11 Holiday Films That Haven't Been Totally Ruined by the Holidays
Every year Hollywood cranks them out -- saccharine remakes of A Christmas Carol or It's a Wonderful Life, with minor plot tweaks and overused actors. They've ruined the dial, filling it with cinema's version of re-gifting. Meanwhile, original movies that were great the first few hundred times play on a never-ending loop until we can't be bothered to care about that leg lamp from France or what happens when that damn bell rings. It's the holidays, over saturated.
Still, there are a few that nail it. These 11 movies provide a needed alternative to the tinsel cliche of those overcooked turkeys.
11.) It's Always Sunny in Philadelphia Christmas Special The gang got together a few years back and put together one of the best Christmas specials, ever. We discover why each of them harbors so much holiday angst when their childhood triggers are addressed, but the best of them all is Charlie. It takes a mall Santa to make it happen, but when he finally faces up to his mother's seasonal prostitution, the North Pole by the food court becomes a war zone.10.) Kiss Kiss, Bang Bang
If you have a weakness for trashy detective pulp, set at Christmas, this is the film for you. It debuted at Cannes in 2005, but never grew beyond a sleeper hit. That's because the very things that make it great -- like the campy inclusion of unnecessary plot twists, haphazard shootout scenes and stockpile of hidden weapons -- speaks to a niche, paperback-collecting audience.
Whether this movie was set at Christmas to contrast the darkness of its villains, (the original shape-shifting lizard people of the fourth dimension), or to market the still-cuddly Mogwais as must-have holiday gifts, is unclear. What we do know is that there hasn't been a stranger concept movie sold to children before or since, and the fact that it was successful? Well that's due to the experimental, freaky nature of our Betamax generation. You couldn't introduce this film in 2012.8.) Love, Actually
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No, it's not a chick flick. It's THE chick flick. Love, Actually has become the movie that lady gangs base their annual gift exchanges around, and that's because it doesn't go near the terrible holiday cookie cutter build-a-plot method that other rom-coms abuse. In it, every heart is vulnerable to love and loss, not just "workaholic women who need to find a man by Christmas."
We get a nice heavy hand of Richard Curtis' twisted humor in this one (he was a writer for Blackadder and Mr. Bean, and worked on the cinematic box office super hitters Notting Hill, Bridget Jones' Diary and Four Weddings and a Funeral). The film's got all of the ingredients you want: a love-destined Laura Linney, romance sprung on the set of a porno and a dusted-off copy of the Troggs jam "Love is all Around," performed by a crooning Bill Nighy.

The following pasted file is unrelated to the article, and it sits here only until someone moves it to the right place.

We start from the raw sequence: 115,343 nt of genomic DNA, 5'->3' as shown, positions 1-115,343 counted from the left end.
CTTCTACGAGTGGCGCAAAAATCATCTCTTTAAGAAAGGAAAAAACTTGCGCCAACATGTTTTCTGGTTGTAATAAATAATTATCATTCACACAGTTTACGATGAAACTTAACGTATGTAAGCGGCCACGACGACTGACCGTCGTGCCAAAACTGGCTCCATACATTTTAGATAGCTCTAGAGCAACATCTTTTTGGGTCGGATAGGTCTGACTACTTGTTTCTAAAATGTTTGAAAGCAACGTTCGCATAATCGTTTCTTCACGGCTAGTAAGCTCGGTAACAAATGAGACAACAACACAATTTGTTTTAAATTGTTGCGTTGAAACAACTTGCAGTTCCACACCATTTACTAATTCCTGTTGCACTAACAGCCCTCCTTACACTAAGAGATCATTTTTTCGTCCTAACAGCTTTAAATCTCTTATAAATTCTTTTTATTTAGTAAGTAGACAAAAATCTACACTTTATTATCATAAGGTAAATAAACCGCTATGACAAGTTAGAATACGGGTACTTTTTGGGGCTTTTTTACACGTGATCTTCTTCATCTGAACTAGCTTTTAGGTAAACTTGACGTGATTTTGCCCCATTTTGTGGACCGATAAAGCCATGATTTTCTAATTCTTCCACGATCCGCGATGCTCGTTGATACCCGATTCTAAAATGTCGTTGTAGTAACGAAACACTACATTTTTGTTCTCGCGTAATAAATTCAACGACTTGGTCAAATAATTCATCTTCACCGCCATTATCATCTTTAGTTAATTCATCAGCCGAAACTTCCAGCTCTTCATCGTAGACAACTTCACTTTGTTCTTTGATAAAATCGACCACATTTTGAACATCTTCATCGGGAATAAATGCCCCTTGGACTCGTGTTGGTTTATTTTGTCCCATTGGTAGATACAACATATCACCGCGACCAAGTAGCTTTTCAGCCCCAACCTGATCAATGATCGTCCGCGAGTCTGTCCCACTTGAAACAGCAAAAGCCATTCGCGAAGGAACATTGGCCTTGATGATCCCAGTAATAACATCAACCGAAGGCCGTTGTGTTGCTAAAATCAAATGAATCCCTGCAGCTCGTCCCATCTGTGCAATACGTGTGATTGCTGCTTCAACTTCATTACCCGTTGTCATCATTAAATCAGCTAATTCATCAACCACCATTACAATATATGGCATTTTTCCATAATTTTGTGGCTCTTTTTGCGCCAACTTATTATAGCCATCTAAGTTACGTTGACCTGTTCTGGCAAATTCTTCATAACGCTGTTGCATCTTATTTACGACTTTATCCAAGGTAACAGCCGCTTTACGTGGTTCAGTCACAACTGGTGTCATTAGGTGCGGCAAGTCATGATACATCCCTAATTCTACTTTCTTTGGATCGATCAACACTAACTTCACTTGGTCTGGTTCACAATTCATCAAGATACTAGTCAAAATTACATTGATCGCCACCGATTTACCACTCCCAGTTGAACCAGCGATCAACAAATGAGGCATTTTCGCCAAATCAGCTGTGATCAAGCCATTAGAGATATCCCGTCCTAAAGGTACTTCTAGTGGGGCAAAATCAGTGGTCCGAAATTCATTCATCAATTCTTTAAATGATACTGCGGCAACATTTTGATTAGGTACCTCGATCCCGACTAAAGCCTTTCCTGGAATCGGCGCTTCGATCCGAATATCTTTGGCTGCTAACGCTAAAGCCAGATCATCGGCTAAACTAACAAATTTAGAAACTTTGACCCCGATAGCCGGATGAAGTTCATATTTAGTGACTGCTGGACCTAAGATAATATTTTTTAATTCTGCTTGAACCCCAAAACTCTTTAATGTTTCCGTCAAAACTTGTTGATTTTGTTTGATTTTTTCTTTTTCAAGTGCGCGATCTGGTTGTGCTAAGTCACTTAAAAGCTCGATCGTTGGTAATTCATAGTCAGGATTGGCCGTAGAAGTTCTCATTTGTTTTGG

Hey, Tim Burton: You got Halloween in my Christmas. Or is it vice versa? Either way, this stop-motion masterpiece proves that children's holiday tales don't need to be caked in red and green sugar to hit their mark. Spooky and haunting and stylistically righteous, this movie proves that a little pumpkin spice can counterbalance all of that peppermint.6.) Less Than Zero
Based on the Brett Easton Ellis novel, Less Than Zero is the black diamond of holiday films. Dark, hard, cold, angular and seductive, it holds you in the near-vomit spin of ultra-posh '80s LA. It sits alone on the Christmas video rack, like a pink, pre-lit tinsel tree surrounded by a field of natural-born Douglas firs. It's seedy, crushing and raw, and is set around a holiday reunion gone wrong.
5.) Edward Scissorhands Remember when Winona Ryder used her crazy eyes for good instead of evil? Like back in the Tim Burton/Johnny Depp/Danny Elfman heyday? This is that time, and is possibly the very best film Burton has ever brought us. Estranged from society as an unfinished project, Edward has a lot of love to give. But will he find the suburbs receptive to his desire for inclusion? It's going to take a lot of Avon products to make that happen.4.) Planes Trains and Automobiles
No matter how many times those Hollywood execs try to remake the ol' "Gotta get home for the holidays, and I'm stuck with this slob" plot angle, it falls flat. Of course it does; it's already been done perfectly by Steve Martin and John Candy. The ultimate straightman to Candy's boorish salesman, Martin is all-consumed with making it home for Thanksgiving dinner. But as any holiday traveler knows, those best-laid plans are often coupled with explosions, burglaries and three-day adventures.
3.) Elf This movie hits that magical muppet point of humor that few others achieve. A perfect blend of hysterically funny and incredibly wholesome, Elf plays hard on both Will Farrel's physical stature and his natural lean toward innocence. Plus, we get Bob Newhart as Farrel's elf dad, which is the greatest thing to happen to Christmas since eggnog.2.) Christmas Vacation (National Lampoon)
From the wrapped-up cat to the cousins parked outside, this movie holds true as one of the best in the National Lampoon franchise. (Suck it, Vegas Vacation.) It's an annual must-watch, mostly because Chevy Chase and Randy Quaid are amazing together, but also thanks to its amazing quotability.
1.) Die Hard
My car was broken into a couple weeks ago, and whileDie Hard
were left untouched, thieves stole the original. I can't blame them. The sequels border on unwatchable, but that firstDie Hard,
well damn. It's still one of the best action films and holiday movies ever made. It's an East Coast meets West Coast mash-up, a terrorist shake-down and yeah, a love story. Bring it, Bruce.
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